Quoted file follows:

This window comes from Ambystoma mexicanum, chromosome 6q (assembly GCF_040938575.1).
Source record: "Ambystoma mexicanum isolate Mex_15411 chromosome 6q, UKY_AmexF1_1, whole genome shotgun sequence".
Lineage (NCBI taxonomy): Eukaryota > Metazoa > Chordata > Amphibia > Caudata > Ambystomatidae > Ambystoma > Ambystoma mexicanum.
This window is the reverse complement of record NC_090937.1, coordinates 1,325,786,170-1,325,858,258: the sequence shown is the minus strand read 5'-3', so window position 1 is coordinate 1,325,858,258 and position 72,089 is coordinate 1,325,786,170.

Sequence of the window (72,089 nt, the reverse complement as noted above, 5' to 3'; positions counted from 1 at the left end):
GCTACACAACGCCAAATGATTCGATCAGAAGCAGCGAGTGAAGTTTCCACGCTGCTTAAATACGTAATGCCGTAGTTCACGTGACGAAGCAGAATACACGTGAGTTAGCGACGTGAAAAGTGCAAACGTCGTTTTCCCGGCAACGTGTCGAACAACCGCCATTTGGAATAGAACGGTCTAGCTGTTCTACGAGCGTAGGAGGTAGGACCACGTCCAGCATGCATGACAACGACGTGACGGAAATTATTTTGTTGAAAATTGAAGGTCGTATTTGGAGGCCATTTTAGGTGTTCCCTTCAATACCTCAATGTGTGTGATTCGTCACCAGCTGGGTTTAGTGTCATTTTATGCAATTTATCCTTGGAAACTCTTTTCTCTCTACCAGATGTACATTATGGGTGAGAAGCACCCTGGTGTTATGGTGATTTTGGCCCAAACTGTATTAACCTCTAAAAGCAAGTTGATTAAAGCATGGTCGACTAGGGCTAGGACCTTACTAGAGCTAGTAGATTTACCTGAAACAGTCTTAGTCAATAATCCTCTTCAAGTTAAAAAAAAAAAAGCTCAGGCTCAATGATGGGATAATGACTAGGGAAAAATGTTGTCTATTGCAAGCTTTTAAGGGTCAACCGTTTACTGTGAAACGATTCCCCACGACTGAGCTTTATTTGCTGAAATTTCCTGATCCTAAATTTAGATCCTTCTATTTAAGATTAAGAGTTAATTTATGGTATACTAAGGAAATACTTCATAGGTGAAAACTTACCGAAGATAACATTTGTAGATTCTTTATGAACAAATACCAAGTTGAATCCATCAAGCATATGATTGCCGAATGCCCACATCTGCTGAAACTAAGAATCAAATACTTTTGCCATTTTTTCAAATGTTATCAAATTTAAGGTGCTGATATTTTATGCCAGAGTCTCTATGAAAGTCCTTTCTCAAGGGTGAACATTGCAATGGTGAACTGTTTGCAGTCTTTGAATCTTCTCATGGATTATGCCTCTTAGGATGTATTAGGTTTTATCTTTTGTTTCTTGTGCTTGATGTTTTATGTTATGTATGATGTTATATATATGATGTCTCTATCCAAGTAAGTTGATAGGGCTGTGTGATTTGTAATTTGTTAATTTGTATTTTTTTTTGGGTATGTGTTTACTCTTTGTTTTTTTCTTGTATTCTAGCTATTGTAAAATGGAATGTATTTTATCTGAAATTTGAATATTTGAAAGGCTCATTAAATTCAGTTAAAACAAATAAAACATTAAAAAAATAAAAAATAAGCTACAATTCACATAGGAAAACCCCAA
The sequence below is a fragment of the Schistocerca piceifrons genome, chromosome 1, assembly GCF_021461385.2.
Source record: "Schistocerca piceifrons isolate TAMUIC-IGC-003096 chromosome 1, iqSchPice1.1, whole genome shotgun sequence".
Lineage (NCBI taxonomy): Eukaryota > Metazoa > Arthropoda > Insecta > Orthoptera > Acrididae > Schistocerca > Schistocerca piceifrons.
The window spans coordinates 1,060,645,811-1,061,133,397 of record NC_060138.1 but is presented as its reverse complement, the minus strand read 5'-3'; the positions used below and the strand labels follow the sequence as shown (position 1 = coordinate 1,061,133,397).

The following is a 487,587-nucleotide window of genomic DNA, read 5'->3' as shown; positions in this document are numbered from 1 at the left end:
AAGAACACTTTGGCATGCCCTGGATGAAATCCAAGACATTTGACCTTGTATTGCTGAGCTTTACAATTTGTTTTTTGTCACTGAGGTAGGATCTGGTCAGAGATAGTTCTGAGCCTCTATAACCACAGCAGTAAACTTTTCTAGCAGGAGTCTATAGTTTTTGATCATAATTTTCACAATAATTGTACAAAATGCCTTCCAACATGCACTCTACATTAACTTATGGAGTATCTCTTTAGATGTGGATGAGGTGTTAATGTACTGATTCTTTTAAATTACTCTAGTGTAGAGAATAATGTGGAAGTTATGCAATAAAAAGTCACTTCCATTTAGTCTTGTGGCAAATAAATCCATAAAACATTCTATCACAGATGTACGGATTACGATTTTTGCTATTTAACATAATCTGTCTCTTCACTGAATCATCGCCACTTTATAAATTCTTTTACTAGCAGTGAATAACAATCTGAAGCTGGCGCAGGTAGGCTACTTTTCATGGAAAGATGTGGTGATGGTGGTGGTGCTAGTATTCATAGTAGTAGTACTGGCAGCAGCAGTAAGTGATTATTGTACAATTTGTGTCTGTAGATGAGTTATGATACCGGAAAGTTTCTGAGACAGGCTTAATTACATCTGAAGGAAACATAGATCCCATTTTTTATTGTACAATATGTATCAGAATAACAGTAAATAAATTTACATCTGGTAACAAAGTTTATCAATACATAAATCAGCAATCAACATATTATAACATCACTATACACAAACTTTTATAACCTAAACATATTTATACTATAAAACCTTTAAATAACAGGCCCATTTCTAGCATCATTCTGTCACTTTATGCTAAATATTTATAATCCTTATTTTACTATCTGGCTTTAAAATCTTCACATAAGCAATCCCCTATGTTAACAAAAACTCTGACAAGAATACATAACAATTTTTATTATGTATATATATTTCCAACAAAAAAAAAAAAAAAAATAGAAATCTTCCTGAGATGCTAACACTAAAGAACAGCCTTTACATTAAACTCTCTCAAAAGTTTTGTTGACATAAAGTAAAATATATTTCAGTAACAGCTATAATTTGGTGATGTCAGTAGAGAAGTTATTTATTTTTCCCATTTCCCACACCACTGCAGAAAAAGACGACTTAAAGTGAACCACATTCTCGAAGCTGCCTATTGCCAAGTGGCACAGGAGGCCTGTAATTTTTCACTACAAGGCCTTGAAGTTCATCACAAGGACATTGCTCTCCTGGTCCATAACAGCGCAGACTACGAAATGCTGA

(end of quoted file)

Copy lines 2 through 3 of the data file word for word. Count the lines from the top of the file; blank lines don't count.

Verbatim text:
Source record: "Ambystoma mexicanum isolate Mex_15411 chromosome 6q, UKY_AmexF1_1, whole genome shotgun sequence".
Lineage (NCBI taxonomy): Eukaryota > Metazoa > Chordata > Amphibia > Caudata > Ambystomatidae > Ambystoma > Ambystoma mexicanum.